September 20, 2019 – I got the tops of the baffles trimmed to where the top cowl can be installed, plus gave room for the seals.

I went to the aircraft section of Kroger and bought paper clips. This is a trick I’ve read about in the RV community. In fact, at lunch today I was talking to a guy who was doing baffles on a different type of airplane, and I mentioned the paper clips. He was amazed…  By the way, for the record I bought 120 clips.

I placed them around the baffles, high enough that I knew they would make contact.

I set the upper cowl in place, and removed it again. This gave me the initial clearance.

The one big conflict I had was at the aft left corner above where the oil cooler will be. I ground a radius there, reset the clips, and verified everything by doing it all again.

The instructions for the baffles call for a 3/8″ – 1/2″ gap to allow for the seals. I measured and marked 1/2″ from the top of each clip.

This gave me my cut line all the way around.

After the cuts, I reset all the clips and verified the cuts.

I removed my FOD protection and looked everything over. I just have to clean up and deburr the cut lines. I’ll do that on each baffle individually.

I made and attached the small clips that secure the forward and aft side baffles to each other.

I also made the cutout for the right side plug wires. This cutout is for the top wires that pass through the rear baffle.

That brought me to a good place to stop for the day.

Time: 6:00

Assembled Left Inlet

September 13, 2019 – I assembled the left inlet including the air filter and snorkel.

I needed to know if the entire left forward baffles, ramp, and snorkel could be removed and installed as a unit, because of how I built it. Well, here it is:

While it was off, I needed to mod the snorkel down where the lower starter lug just touches it.

I just drilled a 1″ hole, and did a layup over that. Pushed the cloth down a little bit with my thumb to make a nice little divot.

I riveted the parts for this assembly.

Here’s the air filter installed with the retaining ring:

In the last post I mentioned how I bent the front side baffles to wrap under the ramps on both sides. I didn’t have good edge distance for the fasteners incorporating the air filter, so I cut that flange off of the left side baffle.

I temporarily installed this assembly back on the engine, and got ready to have everything in place to start trimming the tops of the baffles.

Here’s a couple of overview shots of the front baffles:

I wanted to protect the engine and accessories from the inevitable metal shavings from trimming the baffles to I did a little bit of FOD protection.

I put the top cowl in place. The baffles are tall and hold the top cowl off, so the tops of the baffles need to be trimmed, also allowing for about 3/8″ – 1/2″ for the baffle seal.

The front baffles appear to be the tallest, so I started with them. With the top cowl resting in place, I reached through and marked the baffles for cutting.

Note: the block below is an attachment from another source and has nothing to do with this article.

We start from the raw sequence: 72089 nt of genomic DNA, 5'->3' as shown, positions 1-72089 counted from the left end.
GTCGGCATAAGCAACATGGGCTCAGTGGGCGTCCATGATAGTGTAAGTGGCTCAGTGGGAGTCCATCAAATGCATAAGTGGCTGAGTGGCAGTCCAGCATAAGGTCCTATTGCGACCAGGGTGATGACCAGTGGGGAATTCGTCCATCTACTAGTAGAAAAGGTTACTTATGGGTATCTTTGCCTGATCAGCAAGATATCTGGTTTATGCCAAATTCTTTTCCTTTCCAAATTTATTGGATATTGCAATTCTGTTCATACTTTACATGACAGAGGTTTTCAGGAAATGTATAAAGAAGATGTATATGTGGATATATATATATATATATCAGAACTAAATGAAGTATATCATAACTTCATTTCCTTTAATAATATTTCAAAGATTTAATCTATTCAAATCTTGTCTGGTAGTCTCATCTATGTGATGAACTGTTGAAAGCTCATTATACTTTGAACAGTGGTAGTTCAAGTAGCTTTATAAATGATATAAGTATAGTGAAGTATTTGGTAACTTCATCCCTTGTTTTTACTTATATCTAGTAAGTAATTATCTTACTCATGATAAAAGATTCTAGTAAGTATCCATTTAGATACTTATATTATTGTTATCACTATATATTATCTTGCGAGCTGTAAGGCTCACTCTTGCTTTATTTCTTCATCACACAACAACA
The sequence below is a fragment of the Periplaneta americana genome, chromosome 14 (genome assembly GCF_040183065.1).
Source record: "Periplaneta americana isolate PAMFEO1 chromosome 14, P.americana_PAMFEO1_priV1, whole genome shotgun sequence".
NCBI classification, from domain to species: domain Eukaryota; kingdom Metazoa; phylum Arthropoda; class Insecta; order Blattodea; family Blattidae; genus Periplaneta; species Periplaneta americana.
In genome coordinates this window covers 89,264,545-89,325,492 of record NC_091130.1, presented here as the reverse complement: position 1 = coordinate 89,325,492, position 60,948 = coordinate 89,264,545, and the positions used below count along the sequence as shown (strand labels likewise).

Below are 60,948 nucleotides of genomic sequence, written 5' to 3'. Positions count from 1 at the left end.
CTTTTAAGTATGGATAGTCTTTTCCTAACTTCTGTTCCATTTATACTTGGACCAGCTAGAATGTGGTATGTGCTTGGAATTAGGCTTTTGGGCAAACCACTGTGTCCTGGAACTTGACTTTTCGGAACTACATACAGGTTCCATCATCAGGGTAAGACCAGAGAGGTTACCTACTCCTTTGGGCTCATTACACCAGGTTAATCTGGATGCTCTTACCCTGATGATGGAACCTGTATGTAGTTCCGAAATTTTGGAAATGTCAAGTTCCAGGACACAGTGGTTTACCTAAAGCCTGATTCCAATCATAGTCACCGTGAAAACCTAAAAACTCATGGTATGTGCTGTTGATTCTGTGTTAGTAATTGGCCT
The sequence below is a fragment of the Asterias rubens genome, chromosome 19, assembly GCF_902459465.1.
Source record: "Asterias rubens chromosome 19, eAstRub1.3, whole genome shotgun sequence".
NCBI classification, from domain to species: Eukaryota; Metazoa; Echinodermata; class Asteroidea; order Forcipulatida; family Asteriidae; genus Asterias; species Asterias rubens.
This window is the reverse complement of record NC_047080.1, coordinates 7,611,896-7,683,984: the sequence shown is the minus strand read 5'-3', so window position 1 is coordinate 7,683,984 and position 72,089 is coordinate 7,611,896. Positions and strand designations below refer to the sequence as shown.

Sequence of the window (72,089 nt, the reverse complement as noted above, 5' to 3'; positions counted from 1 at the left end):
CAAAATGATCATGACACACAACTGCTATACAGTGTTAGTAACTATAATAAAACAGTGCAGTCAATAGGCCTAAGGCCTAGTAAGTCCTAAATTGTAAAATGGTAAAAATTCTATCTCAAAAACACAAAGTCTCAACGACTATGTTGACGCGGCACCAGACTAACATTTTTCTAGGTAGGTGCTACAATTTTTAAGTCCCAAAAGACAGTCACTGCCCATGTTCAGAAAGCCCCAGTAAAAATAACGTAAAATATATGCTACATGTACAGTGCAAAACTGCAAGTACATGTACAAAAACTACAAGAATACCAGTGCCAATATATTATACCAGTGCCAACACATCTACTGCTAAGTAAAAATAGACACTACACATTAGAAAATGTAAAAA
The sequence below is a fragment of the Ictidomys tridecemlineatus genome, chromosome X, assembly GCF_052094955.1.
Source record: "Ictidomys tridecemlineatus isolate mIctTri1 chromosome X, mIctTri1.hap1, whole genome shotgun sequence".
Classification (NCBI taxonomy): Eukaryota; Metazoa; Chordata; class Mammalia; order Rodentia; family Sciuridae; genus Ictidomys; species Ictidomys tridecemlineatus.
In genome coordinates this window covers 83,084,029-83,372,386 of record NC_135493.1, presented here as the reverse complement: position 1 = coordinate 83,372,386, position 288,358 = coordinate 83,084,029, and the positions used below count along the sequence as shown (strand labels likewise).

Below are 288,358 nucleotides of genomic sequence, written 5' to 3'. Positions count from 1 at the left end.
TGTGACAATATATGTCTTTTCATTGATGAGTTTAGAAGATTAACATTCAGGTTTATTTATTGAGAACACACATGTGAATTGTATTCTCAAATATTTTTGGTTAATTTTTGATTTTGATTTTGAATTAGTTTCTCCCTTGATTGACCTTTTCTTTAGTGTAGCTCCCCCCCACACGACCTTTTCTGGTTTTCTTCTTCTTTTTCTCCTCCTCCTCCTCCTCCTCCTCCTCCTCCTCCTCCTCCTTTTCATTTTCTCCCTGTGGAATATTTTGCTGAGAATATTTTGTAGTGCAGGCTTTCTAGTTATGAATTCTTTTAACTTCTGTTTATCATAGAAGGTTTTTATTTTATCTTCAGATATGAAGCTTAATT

I cut this line and put the cowl back on. It’s getting there. I’ll work my way around the baffles so the cowl just drops into place evenly.

Time: 8:10

Forward Baffles

September 5, 2019 – The never-ending chapter of the baffles continues.

I placed the forward baffles in position. I made the clips that attach these at the bottom onto the left and right inlet ramps.

Looking at these pictures, one question comes to mind. I’m not sure if these baffles need to be trimmed where they go just inboard of the cowl inlet lip, where the cleco clamps are placed. I can’t find any pictures that show this area specifically. It kind of makes sense to me to leave that part there, and run the screws through that. It would only serve to seal that area that much more. Oh well, I’ll figure that out…

Anyway, I drilled the three clips.

One thing I don’t appear to have a picture of is the left ramp support bracket. This bracket attaches to the case just above the starter, and supports the inboard forward end of the left inlet ramp. The way I interpret this, the top holes need to be drilled through the ramp.

They would interfere with the CB-702Q bracket which is on the aft side of the left forward baffle. So I figured out where both of these parts intersect above and below the ramp. This picture shows the area where the support bracket lies under the ramp, and the fastener with the cleco is the common fastener.

I riveted these clips to the forward baffles.

Now I had to deal with the side baffles where they meet the inlet ramps on both sides. The bottom edges of these baffles are supposed to be bent.

Here’s the right side:

And the left:

I thought about just cutting the left side off since I had changes the basic structure with the snorkel, but I decided to incorporate that into the structure.

Here’s the right side after the bend. It looks really bad in this photo, but it really does fit nicely.